120334.pdf - Accepted Version
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Although the industrial revolution is often characterized as the culmination of a process of commercialisation, the precise nature of such a link remains unclear. This paper provides an analysis of one such link: the role of commercialisation in raising wages as impersonal labour market transactions replace personalized customary relations. In the presence of an aggregate capital externality, we show that the resulting shift in relative factor prices will, under certain conditions, lead to higher capital-intensity in the production technology and hence, a faster rate of technological progress. We provide historical evidence using European data to show that England was among the most urbanized and the highest wage countries at the onset of the industrial revolution. The model highlights the effects of changes in the availability of information, typical of a modernising country, on efficiency wages and technological progress.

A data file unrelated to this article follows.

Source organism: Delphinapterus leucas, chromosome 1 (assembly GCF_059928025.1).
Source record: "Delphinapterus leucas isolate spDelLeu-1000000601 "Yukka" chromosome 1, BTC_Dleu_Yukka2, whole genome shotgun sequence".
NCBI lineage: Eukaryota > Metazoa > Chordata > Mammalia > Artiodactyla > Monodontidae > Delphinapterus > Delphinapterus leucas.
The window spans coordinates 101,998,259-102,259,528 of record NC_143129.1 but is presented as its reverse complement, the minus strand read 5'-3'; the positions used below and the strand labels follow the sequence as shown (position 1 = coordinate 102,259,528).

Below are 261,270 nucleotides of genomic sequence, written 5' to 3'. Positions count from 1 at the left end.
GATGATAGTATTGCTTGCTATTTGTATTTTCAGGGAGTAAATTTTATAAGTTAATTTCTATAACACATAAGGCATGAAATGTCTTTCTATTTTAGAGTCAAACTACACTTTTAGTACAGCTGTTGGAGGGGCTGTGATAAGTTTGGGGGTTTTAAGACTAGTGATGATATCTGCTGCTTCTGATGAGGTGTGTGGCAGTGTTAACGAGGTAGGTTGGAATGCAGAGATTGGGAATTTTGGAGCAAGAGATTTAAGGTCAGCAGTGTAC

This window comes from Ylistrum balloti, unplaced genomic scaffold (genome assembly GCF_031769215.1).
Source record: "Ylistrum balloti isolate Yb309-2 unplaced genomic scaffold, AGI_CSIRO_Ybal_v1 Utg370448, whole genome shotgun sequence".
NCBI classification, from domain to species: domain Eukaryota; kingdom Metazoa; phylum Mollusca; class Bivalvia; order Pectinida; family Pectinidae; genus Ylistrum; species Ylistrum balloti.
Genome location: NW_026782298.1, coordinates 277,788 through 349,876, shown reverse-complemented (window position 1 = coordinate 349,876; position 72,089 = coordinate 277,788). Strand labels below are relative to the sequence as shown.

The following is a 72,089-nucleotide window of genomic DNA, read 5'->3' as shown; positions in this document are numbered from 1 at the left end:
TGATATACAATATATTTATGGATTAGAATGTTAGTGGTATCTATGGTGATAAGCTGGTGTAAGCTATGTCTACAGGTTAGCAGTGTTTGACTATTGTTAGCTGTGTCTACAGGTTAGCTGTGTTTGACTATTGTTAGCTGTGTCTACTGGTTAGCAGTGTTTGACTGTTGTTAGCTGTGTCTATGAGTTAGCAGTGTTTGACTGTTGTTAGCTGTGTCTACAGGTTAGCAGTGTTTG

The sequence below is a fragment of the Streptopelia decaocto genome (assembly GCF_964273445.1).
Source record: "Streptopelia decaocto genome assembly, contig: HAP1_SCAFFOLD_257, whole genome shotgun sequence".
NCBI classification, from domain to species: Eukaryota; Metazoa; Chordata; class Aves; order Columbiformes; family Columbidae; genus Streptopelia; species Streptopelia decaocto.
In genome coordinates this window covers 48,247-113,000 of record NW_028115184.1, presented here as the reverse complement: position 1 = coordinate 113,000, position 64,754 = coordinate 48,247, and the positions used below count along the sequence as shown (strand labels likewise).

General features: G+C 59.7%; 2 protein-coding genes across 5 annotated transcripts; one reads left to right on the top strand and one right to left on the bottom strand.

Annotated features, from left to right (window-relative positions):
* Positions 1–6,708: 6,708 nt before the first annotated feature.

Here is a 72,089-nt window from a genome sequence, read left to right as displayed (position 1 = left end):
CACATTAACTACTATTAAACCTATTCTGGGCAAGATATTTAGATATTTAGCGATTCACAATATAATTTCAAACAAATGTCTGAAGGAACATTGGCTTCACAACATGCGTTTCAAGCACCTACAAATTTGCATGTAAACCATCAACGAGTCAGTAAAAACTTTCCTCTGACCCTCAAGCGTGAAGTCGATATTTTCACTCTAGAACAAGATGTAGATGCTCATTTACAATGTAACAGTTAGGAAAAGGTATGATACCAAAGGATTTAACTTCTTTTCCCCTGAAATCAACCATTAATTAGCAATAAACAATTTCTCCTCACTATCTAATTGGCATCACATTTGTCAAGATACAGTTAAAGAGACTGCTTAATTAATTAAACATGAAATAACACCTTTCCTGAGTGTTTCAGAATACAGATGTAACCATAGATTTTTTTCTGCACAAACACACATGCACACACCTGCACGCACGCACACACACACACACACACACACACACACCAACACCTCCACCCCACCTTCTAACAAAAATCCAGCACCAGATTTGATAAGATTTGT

|Glasgow Author(s) Enlighten ID:||Ghosal, Professor Sayantan|
|Authors:||Broadberry, S., Ghosal, S., and Proto, E.|
|College/School:||College of Social Sciences > Adam Smith Business School > Economics|
|Journal Name:||Journal of Development Economics|
|Published Online:||27 June 2016|